This place has perhaps the largest German helmet in the world:
The diameter of the helmet is about one metre...
The flag of this place looks like this:
No idea which place I am talking about? Well, even most Swedes and Finns do not recognize its flag. The place is the Tornio Valley, it is the bilingual region situated where Sweden and Finland share a common land border. There are some rather unusual remains of both WWI and II in this area. To begin with the first one you see coming from Swedish Haparanda and entering the Finnish border town of Tornio, a beautiful wooden Russian chapel (below) for Russian border troops (cossacks) and other Russians serving in Tornio. Finland was a part of the Russian Empire 1809-1917.
Also not very far from the main border road is this monument commemorating the WWI Prussian (German) 27th Ranger Battalion. Wait a minute!? Were there any WWI battles in North Finland? Not really, but because Sweden and Denmark were not willing to train Finnish youths seeking to form a liberation force during WWI, Finland turned to Germany. The Germans obliged and thus a stream of volunteers bound for Germany started to flow through the Tornio Valley. This is their largest monument in Tornio:
Notice the iron cross with "27", the battalion insignia. The same can be found on signs in and around Tornio denoting the illegal border-crossing paths of the volunteers, like this one north of Tornio in Jäkälänkangas, about 8 km west of Muurola:
In Finland this battalion hold a very special place in not only the history books but still today among the general public. Because the battalion members were instrumental in forming the Finnish army. Even until the 1950s veterans of the 27th dominated the top military positions in Finland. Half a dozen members of the battalion were Swedish citizens. More about the unit and especially the Swedish-speaking part of it you will find in Swedes at War.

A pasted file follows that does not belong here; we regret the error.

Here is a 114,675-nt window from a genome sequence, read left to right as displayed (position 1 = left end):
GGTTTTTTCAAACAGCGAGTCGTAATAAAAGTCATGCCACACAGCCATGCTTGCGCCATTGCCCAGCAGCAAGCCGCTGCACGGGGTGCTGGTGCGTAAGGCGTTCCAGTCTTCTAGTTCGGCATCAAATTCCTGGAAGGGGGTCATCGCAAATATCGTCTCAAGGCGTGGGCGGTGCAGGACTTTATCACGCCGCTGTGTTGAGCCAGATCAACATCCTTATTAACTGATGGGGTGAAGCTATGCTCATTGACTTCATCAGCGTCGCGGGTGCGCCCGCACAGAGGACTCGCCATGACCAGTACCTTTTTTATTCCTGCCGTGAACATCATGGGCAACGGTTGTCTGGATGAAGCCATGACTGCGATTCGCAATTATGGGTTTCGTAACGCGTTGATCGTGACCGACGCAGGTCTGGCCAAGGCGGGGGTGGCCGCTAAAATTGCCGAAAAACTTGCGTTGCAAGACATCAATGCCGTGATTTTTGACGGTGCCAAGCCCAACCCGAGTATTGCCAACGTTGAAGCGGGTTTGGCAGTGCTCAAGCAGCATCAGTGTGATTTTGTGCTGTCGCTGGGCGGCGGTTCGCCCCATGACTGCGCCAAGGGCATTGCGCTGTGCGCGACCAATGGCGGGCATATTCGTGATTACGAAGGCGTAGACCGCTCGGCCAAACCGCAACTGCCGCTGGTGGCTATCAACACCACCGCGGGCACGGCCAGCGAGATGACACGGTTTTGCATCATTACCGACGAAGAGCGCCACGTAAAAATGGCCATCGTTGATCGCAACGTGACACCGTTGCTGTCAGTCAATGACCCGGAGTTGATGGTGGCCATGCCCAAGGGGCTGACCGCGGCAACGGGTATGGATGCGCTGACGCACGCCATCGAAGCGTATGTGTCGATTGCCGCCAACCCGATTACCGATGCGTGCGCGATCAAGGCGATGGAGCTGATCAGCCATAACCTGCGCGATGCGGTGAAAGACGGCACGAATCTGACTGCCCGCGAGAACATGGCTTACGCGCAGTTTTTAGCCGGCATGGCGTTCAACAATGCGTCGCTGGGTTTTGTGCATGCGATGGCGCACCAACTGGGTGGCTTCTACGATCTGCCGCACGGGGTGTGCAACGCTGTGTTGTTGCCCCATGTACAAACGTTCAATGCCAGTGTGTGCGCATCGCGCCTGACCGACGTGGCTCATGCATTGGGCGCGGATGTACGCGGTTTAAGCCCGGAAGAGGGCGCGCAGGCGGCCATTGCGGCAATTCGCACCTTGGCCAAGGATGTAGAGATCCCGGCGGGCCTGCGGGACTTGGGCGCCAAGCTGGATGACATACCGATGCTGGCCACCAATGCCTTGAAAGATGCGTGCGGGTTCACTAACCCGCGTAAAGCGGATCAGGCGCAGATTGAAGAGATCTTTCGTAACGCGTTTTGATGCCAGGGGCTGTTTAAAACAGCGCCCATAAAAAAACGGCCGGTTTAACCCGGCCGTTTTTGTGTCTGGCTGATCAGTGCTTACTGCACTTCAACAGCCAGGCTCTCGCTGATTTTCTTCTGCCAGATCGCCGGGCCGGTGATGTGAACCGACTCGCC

All graves of volunteers bear the "27" insignia, which is unusual in Finland where unit insignia is usually not displayed on graves. This one also being in Tornio:
Although there was no fighting in the area during WWI there still is a large common grave for WWI soldiers, on the Swedish side, in the border town of Haparanda. The nationalities of the dead are reflected in that the monument has writing in both Hungarian, German and even Arabic. The Arabic alphabet was at the time used in Turkey and Turkish soldiers are among those buried here:
Why in Haparanda, Sweden then? Because this town was virtually the only place in Europe where there was the possibility to exhange POWs. Quite a few POWs got no further than Haparanda. Remember them too, when you visit Haparanda.
In the Torne Valley Museum, in Tornio itself, there are other reminders from both WWI and II, such as this Russian Maxim machine gun, used in both wars by all sides.
But why is a German paratrooper helmet also there? No German airborne troops are known to have operated in Finland. Does some reader of this blog know more? Here it is:
Driving along the Tornio river on the Swedish side the other week I made two discoveries. First this armoured turret which I reckon is either from WWII or the early Cold War. I had no idea we had such turrets right beside the Tornio river. Does someone know more about these?
Not very far from the turret was a flea market where this German-looking helmet was sold for 100 Swedish Crowns (about 14 US Dollars):
I do not really collect militaria any more, at least not as I did before. But in this case I couldn´t refrain. It turns out the helmet is in fact from Hungary, one of a lot sold/given to the Finnish Army. You can easily tell its Hungarian from the hanger in the back, to ease hanging the helmet from your belt.
A closeup of the hanger:
What about the German helmet at the very top of this page then? It is part of a monument commemorating the Finns (who in 1939-45 mainly wore German WWI and II helmets) who during the "Lapland War" fought against the German forces at Tornio in October 1944 (the Finns were under hard pressure from the Soviets to start killing Germans). It is situated right at the start of the road that leads to Tornio´s harbour. Is there a larger German helmet in the world I wonder? Well, I am sure there was, in the days of the Third Reich - but what about nowadays?
BTW I found out from the seller at the flea market that the Hungarian helmet too was from the Lapland War. It had been lying around on their property in Finland, on the ground surface, until the 1980s, when they finally picked it up.